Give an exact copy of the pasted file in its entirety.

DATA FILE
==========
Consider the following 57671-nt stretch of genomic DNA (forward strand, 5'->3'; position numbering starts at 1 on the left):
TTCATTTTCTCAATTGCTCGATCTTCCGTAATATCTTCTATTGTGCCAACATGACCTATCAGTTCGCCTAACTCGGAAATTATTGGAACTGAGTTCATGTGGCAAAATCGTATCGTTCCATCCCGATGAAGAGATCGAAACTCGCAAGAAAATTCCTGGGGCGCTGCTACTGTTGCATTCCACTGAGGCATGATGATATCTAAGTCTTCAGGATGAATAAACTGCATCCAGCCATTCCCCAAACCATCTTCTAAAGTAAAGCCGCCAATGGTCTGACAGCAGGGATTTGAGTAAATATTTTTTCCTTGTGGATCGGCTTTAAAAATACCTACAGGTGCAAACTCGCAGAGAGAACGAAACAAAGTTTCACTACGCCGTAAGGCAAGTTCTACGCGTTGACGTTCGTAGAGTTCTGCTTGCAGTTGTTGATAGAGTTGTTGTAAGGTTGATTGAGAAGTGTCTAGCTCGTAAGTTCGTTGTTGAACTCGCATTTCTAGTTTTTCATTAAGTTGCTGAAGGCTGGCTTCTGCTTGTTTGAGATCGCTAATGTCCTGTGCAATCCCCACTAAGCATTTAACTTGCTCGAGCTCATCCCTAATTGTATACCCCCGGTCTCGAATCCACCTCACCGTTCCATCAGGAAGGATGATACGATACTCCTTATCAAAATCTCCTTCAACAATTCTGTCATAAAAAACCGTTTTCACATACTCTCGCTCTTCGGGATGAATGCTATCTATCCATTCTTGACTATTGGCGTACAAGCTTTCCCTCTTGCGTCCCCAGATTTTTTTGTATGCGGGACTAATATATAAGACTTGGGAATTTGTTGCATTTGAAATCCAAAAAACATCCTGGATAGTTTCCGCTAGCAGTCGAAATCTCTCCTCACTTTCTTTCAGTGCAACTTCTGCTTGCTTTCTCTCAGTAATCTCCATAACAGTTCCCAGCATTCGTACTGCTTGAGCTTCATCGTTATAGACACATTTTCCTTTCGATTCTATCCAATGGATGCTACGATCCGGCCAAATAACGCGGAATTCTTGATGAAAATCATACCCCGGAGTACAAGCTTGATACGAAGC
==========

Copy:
Consider the following 57671-nt stretch of genomic DNA (forward strand, 5'->3'; position numbering starts at 1 on the left):
TTCATTTTCTCAATTGCTCGATCTTCCGTAATATCTTCTATTGTGCCAACATGACCTATCAGTTCGCCTAACTCGGAAATTATTGGAACTGAGTTCATGTGGCAAAATCGTATCGTTCCATCCCGATGAAGAGATCGAAACTCGCAAGAAAATTCCTGGGGCGCTGCTACTGTTGCATTCCACTGAGGCATGATGATATCTAAGTCTTCAGGATGAATAAACTGCATCCAGCCATTCCCCAAACCATCTTCTAAAGTAAAGCCGCCAATGGTCTGACAGCAGGGATTTGAGTAAATATTTTTTCCTTGTGGATCGGCTTTAAAAATACCTACAGGTGCAAACTCGCAGAGAGAACGAAACAAAGTTTCACTACGCCGTAAGGCAAGTTCTACGCGTTGACGTTCGTAGAGTTCTGCTTGCAGTTGTTGATAGAGTTGTTGTAAGGTTGATTGAGAAGTGTCTAGCTCGTAAGTTCGTTGTTGAACTCGCATTTCTAGTTTTTCATTAAGTTGCTGAAGGCTGGCTTCTGCTTGTTTGAGATCGCTAATGTCCTGTGCAATCCCCACTAAGCATTTAACTTGCTCGAGCTCATCCCTAATTGTATACCCCCGGTCTCGAATCCACCTCACCGTTCCATCAGGAAGGATGATACGATACTCCTTATCAAAATCTCCTTCAACAATTCTGTCATAAAAAACCGTTTTCACATACTCTCGCTCTTCGGGATGAATGCTATCTATCCATTCTTGACTATTGGCGTACAAGCTTTCCCTCTTGCGTCCCCAGATTTTTTTGTATGCGGGACTAATATATAAGACTTGGGAATTTGTTGCATTTGAAATCCAAAAAACATCCTGGATAGTTTCCGCTAGCAGTCGAAATCTCTCCTCACTTTCTTTCAGTGCAACTTCTGCTTGCTTTCTCTCAGTAATCTCCATAACAGTTCCCAGCATTCGTACTGCTTGAGCTTCATCGTTATAGACACATTTTCCTTTCGATTCTATCCAATGGATGCTACGATCCGGCCAAATAACGCGGAATTCTTGATGAAAATCATACCCCGGAGTACAAGCTTGATACGAAGC